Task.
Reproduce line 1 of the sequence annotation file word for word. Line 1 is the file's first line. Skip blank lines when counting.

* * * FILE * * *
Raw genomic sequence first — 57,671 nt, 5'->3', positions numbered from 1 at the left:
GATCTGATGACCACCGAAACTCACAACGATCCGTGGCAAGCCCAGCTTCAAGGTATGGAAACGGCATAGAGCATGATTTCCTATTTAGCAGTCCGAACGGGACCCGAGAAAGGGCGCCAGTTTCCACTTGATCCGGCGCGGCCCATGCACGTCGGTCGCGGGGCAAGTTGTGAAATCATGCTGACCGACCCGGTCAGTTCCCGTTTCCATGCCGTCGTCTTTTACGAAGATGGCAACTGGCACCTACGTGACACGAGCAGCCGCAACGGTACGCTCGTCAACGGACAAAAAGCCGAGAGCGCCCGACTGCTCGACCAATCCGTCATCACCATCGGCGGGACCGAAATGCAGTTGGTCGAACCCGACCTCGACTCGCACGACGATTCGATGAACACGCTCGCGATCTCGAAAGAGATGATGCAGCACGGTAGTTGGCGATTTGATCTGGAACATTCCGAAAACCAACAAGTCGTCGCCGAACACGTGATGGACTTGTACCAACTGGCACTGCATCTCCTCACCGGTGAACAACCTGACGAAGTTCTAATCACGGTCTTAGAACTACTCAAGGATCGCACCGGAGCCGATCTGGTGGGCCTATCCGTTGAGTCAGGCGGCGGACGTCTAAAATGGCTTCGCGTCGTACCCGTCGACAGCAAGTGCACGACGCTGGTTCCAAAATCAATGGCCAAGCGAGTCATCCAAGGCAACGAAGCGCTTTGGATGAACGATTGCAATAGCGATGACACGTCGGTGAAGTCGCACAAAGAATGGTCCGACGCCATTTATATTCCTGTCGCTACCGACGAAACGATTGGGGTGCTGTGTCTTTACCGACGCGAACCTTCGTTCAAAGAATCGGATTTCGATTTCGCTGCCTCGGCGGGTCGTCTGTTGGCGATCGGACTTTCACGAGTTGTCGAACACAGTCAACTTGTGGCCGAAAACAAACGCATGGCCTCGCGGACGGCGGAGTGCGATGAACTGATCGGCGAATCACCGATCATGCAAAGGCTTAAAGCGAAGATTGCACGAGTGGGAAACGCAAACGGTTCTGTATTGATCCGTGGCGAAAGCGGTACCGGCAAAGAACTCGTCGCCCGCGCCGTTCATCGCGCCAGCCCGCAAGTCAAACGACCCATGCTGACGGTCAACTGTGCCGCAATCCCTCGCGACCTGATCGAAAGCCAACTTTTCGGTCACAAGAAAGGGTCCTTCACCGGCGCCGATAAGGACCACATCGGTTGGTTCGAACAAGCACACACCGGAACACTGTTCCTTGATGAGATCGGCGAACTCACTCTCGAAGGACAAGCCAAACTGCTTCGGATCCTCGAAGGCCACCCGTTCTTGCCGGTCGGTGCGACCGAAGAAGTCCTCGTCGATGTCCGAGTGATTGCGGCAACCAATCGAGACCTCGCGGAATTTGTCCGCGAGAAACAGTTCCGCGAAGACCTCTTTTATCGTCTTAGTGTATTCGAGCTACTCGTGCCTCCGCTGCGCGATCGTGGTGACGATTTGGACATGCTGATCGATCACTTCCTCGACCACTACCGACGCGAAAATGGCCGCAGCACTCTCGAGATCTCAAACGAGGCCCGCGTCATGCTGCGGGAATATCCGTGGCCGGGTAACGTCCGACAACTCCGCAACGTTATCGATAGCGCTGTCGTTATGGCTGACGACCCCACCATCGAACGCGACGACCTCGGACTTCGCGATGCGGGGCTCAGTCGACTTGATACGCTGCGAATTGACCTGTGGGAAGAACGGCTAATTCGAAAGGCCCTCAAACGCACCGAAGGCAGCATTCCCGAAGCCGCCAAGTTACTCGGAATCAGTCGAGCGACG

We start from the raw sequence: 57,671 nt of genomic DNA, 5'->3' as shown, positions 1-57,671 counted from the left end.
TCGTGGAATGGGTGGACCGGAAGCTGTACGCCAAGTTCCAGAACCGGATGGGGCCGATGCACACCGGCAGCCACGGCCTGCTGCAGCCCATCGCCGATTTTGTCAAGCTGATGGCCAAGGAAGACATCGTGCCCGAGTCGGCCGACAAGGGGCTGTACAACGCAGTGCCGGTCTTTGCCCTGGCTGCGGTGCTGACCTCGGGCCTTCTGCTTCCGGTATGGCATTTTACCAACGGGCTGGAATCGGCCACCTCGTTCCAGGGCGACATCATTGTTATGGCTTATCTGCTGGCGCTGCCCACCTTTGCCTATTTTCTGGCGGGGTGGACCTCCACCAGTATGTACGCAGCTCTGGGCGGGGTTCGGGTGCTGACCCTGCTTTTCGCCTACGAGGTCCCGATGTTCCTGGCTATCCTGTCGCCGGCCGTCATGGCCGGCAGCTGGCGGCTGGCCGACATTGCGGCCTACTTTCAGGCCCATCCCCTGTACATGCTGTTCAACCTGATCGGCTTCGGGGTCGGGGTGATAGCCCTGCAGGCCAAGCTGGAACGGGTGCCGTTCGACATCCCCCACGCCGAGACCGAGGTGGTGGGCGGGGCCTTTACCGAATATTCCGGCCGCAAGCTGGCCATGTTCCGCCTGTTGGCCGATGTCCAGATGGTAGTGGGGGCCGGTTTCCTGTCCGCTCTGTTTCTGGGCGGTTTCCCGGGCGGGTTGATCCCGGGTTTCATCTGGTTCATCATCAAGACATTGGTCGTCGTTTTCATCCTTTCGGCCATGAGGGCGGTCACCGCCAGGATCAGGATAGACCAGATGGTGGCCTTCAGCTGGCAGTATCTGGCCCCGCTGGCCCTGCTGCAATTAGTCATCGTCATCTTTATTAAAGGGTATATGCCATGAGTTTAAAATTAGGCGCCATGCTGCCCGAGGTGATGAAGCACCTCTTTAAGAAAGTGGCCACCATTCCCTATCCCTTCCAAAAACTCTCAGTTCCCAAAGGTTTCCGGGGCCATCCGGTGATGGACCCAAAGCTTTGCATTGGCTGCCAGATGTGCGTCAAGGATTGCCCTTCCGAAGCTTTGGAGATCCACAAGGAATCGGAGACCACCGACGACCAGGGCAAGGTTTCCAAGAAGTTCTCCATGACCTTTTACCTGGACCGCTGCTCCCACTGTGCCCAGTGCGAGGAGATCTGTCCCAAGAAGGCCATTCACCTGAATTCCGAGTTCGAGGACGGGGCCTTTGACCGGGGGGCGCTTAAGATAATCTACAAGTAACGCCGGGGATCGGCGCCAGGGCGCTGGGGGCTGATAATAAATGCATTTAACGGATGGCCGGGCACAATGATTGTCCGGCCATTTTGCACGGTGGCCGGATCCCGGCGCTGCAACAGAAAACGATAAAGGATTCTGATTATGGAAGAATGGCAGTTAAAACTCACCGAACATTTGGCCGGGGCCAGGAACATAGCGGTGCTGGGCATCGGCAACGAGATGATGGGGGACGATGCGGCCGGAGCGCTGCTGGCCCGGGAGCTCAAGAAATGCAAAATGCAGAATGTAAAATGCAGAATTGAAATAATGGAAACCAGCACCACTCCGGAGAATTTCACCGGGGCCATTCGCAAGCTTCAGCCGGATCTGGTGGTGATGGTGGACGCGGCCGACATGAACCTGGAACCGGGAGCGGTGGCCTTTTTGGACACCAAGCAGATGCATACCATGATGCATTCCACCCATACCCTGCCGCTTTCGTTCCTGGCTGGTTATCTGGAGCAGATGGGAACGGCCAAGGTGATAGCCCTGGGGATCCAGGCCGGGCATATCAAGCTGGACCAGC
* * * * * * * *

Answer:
Raw genomic sequence first — 57,671 nt, 5'->3', positions numbered from 1 at the left: